What to Watch For When Alabama Plays Clemson

For the second year in a row my own personal nightmare in writing this blog has come to fruition. I grew up with Dabo Swinney and graduated with him from Pelham High School in 1988. He’s a friend and he’s a person whom I have a tremendous amount of respect and admiration for. To pick against Dabo is to pick against my childhood, my teammate, my classmate and my friend.

And then there’s the University of Alabama. My father went to school there and, when I was just three years old, he indoctrinated me into the mystique, tradition and aura that is Alabama football. When I graduated from Pelham there was no question where I was going to school and no other schools were even considered (although I did whimsically send my ACT score & transcripts to Hawaii – sadly, I was not accepted). Being an Alabama fan is all I have ever known and Alabama football has given me some of the best moments of my life. Going to games with my dad and being with him in New Orleans for the 1992 National Championship are memories I’ll cherish forever. To pick against Alabama is to pick against my father, my degree, my classmates and my team.

And yet, once again, I have to chose between these two outstanding teams.

Last year the Bama Lighthouse scouted, analyzed and scrutinized the Tigers and what we found was a ridiculously talented team that appeared to be every bit as talented as Alabama. At the end of the day, our analysis pointed to the difference between these two teams being Deshawn Watson’s penchant for throwing interceptions and Alabama’s strength and superiority on special teams. As it turned out, Watson threw a pick that Alabama turned into a touchdown and Saban’s onsides kick and Kenyan Drake’s kickoff return for a touchdown created a dramatic victory for the Crimson Tide. In short, our analysis was spot on.

Neither friendships nor diplomas factored into picking the winner last year and they will not factor into our pick this year, either. Once again, we’ve broken down tape, analyzed matchups and used our film studies to come to our conclusions. And, once again, we should all be in store for an epic game that we’ll be talking about long after it’s played…

So, let’s get to it. This week we reviewed Clemson versus Ohio State, Virginia Tech, Pittsburgh, Florida State and NC State. It was an exhausting research project and, as a result, we have more notes than we know what to do with. That said, here’s the What to Watch For (W2W4) in the Tide v Tigers national championship tilt, Version 2.0…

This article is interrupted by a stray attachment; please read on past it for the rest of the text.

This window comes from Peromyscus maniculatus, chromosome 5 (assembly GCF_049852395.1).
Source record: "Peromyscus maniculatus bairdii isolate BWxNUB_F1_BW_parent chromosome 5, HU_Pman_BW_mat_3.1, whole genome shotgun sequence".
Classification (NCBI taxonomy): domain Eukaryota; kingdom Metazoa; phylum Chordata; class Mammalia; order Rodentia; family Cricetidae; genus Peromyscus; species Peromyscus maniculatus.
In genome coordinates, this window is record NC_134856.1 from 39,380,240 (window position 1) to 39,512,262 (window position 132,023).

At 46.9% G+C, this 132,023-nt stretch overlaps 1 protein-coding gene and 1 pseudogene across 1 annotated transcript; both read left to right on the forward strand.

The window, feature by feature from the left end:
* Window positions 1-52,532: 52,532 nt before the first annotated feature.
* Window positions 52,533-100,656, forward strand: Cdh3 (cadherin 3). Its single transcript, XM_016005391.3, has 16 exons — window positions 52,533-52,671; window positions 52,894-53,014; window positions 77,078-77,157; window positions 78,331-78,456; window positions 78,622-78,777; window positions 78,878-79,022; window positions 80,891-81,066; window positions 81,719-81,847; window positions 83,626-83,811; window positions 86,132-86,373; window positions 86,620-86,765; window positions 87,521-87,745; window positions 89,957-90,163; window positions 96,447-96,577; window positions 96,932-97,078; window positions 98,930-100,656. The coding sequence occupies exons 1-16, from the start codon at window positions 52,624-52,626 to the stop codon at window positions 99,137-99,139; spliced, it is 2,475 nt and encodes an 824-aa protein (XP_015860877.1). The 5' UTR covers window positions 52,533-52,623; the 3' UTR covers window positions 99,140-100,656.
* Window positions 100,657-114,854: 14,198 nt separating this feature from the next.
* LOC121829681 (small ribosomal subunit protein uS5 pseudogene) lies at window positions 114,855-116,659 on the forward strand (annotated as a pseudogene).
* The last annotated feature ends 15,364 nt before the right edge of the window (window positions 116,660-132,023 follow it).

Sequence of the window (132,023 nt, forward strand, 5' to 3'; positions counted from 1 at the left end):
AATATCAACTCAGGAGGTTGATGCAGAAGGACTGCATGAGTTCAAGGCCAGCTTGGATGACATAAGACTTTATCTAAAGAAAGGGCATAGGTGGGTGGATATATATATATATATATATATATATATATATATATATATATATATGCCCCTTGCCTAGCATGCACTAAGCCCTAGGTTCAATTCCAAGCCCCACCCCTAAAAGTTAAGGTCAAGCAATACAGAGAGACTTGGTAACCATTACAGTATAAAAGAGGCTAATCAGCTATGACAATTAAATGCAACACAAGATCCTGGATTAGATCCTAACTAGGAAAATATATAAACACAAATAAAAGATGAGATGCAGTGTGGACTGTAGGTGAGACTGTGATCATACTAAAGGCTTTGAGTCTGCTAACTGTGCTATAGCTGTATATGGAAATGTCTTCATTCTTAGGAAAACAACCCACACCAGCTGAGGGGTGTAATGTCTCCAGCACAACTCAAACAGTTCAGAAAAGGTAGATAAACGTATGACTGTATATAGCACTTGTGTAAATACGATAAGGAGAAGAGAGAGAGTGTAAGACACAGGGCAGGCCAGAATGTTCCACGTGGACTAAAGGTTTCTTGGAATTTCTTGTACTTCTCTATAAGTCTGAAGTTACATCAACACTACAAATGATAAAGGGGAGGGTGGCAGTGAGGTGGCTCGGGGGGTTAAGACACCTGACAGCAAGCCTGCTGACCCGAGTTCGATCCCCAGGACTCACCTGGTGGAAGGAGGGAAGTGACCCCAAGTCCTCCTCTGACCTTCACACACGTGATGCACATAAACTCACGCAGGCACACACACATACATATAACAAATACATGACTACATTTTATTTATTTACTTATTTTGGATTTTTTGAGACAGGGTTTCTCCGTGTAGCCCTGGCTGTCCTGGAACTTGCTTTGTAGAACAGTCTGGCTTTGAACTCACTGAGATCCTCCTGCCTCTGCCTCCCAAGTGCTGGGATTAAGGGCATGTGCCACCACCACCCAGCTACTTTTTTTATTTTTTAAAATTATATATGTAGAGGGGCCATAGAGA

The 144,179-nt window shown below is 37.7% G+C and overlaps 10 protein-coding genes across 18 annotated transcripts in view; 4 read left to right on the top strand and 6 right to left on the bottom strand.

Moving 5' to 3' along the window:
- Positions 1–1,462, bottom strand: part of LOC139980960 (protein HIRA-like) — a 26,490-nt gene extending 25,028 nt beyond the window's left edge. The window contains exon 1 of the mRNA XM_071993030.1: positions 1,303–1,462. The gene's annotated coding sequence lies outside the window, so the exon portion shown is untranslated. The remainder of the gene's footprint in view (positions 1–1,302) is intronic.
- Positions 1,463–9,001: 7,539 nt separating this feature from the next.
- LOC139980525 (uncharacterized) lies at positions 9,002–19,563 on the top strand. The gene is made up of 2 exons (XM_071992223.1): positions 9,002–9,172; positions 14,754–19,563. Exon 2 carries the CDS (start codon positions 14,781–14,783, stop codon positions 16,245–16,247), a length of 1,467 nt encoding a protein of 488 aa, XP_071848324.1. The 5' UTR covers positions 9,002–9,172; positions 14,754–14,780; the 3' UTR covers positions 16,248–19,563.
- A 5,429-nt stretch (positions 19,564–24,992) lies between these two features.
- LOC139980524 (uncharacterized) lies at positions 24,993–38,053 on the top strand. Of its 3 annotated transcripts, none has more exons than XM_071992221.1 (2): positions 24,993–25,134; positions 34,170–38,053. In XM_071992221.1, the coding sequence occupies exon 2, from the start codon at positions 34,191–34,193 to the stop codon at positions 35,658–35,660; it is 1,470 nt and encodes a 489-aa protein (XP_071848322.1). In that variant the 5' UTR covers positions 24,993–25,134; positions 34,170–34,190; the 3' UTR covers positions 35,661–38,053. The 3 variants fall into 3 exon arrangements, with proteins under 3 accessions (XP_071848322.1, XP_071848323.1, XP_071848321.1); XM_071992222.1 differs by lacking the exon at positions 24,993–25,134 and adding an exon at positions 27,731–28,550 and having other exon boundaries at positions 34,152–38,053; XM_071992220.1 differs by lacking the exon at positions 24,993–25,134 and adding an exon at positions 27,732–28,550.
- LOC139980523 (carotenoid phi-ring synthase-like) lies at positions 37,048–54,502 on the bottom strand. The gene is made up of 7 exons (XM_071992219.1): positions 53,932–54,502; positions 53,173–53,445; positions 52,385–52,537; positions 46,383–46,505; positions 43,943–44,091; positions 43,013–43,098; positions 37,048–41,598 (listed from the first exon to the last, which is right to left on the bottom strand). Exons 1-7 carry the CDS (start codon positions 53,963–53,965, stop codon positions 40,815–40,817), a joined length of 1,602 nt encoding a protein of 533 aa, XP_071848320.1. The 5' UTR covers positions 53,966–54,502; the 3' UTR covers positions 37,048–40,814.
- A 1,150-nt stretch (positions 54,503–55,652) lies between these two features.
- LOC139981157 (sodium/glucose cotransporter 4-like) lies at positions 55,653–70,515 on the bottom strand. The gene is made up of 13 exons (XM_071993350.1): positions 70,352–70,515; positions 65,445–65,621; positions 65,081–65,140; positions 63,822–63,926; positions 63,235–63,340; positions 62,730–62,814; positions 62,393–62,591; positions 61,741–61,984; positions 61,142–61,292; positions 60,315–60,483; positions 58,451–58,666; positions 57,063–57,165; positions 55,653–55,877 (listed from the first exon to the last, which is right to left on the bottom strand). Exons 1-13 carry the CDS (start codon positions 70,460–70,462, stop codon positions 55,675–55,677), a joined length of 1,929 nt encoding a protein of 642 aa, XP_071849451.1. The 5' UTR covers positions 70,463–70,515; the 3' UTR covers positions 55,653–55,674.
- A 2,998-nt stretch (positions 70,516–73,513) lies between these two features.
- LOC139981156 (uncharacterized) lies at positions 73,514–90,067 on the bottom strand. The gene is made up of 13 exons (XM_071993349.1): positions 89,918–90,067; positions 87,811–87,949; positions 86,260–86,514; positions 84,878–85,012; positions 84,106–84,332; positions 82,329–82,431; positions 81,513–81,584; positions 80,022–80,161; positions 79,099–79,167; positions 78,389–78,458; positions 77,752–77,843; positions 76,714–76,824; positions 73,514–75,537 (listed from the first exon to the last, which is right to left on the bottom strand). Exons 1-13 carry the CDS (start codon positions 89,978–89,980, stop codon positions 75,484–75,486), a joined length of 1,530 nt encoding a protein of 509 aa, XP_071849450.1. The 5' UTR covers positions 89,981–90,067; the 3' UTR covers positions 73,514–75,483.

Alabama on Offense

For all of the talk about the irresistible force that is Deshawn Watson and the dynamic Clemson offense versus the immovable object that is Reuben Foster, Jonathan Allen and the steel curtain of the Alabama defense, Alabama’s success or failure when their offense has the ball will determine the final result of this game. Like last year, rest assured that Clemson’s offense will most certainly put up some points. So, the question then becomes whether or not the Tide’s offense can keep pace.

The distractions of the Lane Kiffin circus have been removed, only to be replaced by the distractions of “Sark Week.” Steve Sarkisian hasn’t called plays as an OC since 2008 (he did call plays as the USC head coach in 2014) so the change in coordinators isn’t a change to take lightly.   Changing coordinators one week before a critical playoff game would be upsetting to a 14-year NFL veteran quarterback so the fact that it’s happening to an 18 year -old true freshman should not be discounted, either. Changing the OC is a big, big deal.

Across the field, defensive coordinator Brent Venables employs an uber aggressive defense that ranks third in the country in generating tackles for loss. When you turn on the tape of the Clemson defense you see Venables dialing up virtually everything under the sun to generate pressure in the backfield. We saw 3 man rushes and 7 man rushes and everything in between. Against Virginia Tech he even rushed zero and sat 11 men in coverage! In the back end you’ll see man to man coverages, zone coverages , zone blitzes and pretty much everything else you can think of.   It’s very confusing for a QB to decipher – in fact, Clemson’s defense picked off 20 passes this season which is actually four more picks than Alabama’s vaunted defense had this season. Honestly, Clemson’s schemes are pretty cool to watch…unless you are trying to call plays against it.